What’s in a game?

BSR Scripts and Sips: David Robson’s Clay Warrior’

3 minute read
Lou Mallory, beleaguered head football coach at Lenape State University. (Illustration for BSR by Hannah Kaplan.)
Lou Mallory, beleaguered head football coach at Lenape State University. (Illustration for BSR by Hannah Kaplan.)

I wrote my new play Clay Warrior knowing it was unlikely to be produced in the Philadelphia area. After all, its story is based on Penn State’s child sex abuse scandal of a few years back. Proud Nittany Lions can get defensive when the terrible episode is raised, so I can't imagine a local theater company — even a brave one — courting that kind of potential blowback and controversy. But when I write a play, I simply move toward what I'm drawn to, regardless of presumed sensitivities. It's not a wholly conscious decision.

Absolute power corrupts absolutely

As a 1980s Temple University grad, I was only peripherally aware of Happy Valley’s rah-rah, Joe-Pa-is-God, football-centric culture. When child-molestation charges against Jerry Sandusky were filed in 2011, I, like many, was shocked, but not completely surprised. Absolute power corrupts absolutely, or so the saying goes, regardless of context. I followed the daily news coverage and, before long, felt the itch to write. Translation: In my mind I began embodying the different characters, imagining what they might say to one another, and trying to get a sense of their vocal rhythms and diction.

Before I wrote a word, I pitched the idea of a Penn-State-inspired play to a local theater company. The artistic director liked the idea and mentioned that a Pulitzer Prize-winning playwright had already sent them a draft of a play based on the same events. The A.D. and I envisioned three plays, including my yet-to-be-written drama. Sadly, after a few weeks of talks the project fell through (see reasons above), but I found I still had the itch to put people (my characters) in a room and have them hash out their problems. Maybe, through this process, I'd find answers to some of my questions about power, hero worship, and human fallibility, like the ones I'd explored in my 2013 drama Playing the Assassin.

I don't begin writing with an agenda; that kind of theater bores me. Instead, I build characters based on their goals, their needs, and their impediments. That way, when they inevitably clash with one another, dramatic sparks fly. At least that's the plan. In this particular drama, I had no interest in portraying the abuse itself. That would only serve exploitative ends. I was much more interested in the ethical questions involved, especially as they related to the head coach of the football team.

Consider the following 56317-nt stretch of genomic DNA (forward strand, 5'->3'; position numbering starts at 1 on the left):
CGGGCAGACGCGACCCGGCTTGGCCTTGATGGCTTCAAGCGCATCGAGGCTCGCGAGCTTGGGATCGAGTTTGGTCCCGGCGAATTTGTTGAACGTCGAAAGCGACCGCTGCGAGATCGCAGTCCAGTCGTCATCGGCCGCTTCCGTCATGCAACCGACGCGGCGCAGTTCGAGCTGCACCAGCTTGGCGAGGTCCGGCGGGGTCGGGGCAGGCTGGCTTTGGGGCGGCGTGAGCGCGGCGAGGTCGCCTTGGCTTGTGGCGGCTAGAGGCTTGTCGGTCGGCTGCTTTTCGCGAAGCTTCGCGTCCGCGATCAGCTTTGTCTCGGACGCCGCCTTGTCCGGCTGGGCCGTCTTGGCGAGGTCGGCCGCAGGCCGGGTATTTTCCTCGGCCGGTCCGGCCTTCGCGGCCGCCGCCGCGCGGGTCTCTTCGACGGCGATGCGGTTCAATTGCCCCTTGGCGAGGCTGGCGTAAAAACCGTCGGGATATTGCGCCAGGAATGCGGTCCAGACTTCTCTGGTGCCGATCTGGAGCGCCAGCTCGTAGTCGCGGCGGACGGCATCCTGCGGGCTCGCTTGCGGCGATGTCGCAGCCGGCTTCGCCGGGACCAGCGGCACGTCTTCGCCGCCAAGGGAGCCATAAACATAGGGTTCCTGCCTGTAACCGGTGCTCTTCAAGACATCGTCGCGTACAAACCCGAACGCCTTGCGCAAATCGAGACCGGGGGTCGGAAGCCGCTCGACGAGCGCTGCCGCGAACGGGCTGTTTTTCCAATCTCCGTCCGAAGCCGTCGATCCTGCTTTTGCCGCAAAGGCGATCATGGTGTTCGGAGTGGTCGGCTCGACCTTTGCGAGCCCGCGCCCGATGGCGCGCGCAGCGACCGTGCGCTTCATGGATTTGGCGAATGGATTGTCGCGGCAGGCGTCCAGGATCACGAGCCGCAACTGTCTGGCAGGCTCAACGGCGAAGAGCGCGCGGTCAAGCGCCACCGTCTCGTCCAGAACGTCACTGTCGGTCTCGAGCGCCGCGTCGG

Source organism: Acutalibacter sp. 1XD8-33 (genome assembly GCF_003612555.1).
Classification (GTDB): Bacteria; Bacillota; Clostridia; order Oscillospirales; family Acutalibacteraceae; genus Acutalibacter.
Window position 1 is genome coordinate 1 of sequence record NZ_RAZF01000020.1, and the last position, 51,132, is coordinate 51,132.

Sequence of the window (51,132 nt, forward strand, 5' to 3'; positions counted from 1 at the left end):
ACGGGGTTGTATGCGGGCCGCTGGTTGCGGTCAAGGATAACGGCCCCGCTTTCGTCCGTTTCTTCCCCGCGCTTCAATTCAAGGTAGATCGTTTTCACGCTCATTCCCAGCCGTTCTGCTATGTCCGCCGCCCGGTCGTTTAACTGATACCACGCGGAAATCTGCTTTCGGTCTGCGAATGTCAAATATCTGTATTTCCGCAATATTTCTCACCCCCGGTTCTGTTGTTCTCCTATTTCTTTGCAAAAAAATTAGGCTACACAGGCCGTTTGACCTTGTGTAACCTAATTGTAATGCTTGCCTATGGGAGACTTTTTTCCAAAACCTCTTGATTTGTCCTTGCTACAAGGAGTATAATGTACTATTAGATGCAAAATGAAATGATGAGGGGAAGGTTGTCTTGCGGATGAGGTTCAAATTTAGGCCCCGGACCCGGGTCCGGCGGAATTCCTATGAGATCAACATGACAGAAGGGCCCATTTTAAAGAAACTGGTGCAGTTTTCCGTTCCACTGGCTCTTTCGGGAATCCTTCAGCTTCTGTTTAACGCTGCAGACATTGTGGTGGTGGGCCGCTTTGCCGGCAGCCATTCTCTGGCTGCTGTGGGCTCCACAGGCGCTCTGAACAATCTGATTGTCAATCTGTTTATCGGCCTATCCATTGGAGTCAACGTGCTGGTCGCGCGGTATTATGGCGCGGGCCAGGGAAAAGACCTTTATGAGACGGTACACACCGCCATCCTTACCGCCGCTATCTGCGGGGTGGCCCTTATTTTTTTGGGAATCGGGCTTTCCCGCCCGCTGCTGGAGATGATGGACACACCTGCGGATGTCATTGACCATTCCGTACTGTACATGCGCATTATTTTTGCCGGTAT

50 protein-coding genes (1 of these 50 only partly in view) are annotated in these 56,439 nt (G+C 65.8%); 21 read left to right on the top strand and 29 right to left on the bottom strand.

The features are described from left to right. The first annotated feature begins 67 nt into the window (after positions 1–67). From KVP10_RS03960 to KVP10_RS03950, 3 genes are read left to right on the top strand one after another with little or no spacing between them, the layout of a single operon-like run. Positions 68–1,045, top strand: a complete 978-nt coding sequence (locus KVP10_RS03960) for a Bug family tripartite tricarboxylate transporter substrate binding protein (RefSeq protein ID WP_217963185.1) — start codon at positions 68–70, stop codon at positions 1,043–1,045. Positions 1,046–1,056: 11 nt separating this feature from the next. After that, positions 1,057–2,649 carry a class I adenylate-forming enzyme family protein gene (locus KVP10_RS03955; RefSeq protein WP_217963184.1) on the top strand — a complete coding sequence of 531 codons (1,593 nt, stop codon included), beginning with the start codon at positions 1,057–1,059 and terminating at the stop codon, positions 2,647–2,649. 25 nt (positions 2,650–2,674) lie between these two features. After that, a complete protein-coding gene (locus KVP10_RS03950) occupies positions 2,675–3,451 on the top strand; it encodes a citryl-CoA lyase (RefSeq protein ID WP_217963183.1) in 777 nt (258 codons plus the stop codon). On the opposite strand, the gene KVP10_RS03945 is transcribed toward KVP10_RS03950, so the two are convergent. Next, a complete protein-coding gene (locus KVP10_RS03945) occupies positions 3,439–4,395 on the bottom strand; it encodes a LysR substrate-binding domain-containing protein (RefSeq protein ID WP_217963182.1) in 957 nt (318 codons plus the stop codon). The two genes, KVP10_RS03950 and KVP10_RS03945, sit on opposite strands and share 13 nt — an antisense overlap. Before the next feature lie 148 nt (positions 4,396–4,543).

Penn State's iconic  —  and since removed  —  "JoePa" statue. (Photo by dfirecop via Creative Commons/Flickr)
Penn State's iconic — and since removed — "JoePa" statue. (Photo by dfirecop via Creative Commons/Flickr)

Choosing blindness

I saw the story as a classical tragedy (like the Greeks!), with a flawed tragic hero and a downfall from the heights of celebrity, honor, and respect. I wanted to take a familiar story and attempt to imbue it with a sense of inevitability. I hoped that would lead to a catharsis in the audience: a gut-level release of anxiety, pity, and fear for these specific characters, and the human condition in general.

Most important, I wanted to confront questions of culpability and — in a theme I somehow keep returning to — willful blindness. We're all guilty of choosing to see, or not see, things in our lives. "I'm not a racist," says the woman who chooses not to recognize (and historically own) the centuries-old pattern of lynching African Americans. "I'm a good husband," says the man who only beats his wife "when she deserves it." Or, "I knew he really liked boys, but how could I know he abuse them?" This kind of denial is common, to greater or lesser degrees, in all of us. It's a flaw in our hardware. Then again, maybe it's also part of our survival instinct.

My play tries to humanize these issues by watching people struggle with their own weaknesses and blind spots. My job isn't to point fingers but to listen to these characters as they struggle for survival and even redemption in a complicated and challenging world.


Dark 'N' Stormy: A highball cocktail made with dark rum (the dark) and ginger beer (the stormy) served over ice and garnished with a slice of lime.

Click below for the Clay Warrior script

Clay Warrior, by David Robson

Sign up for our newsletter

All of the week's new articles, all in one place. Sign up for the free weekly BSR newsletters, and don't miss a conversation.

Join the Conversation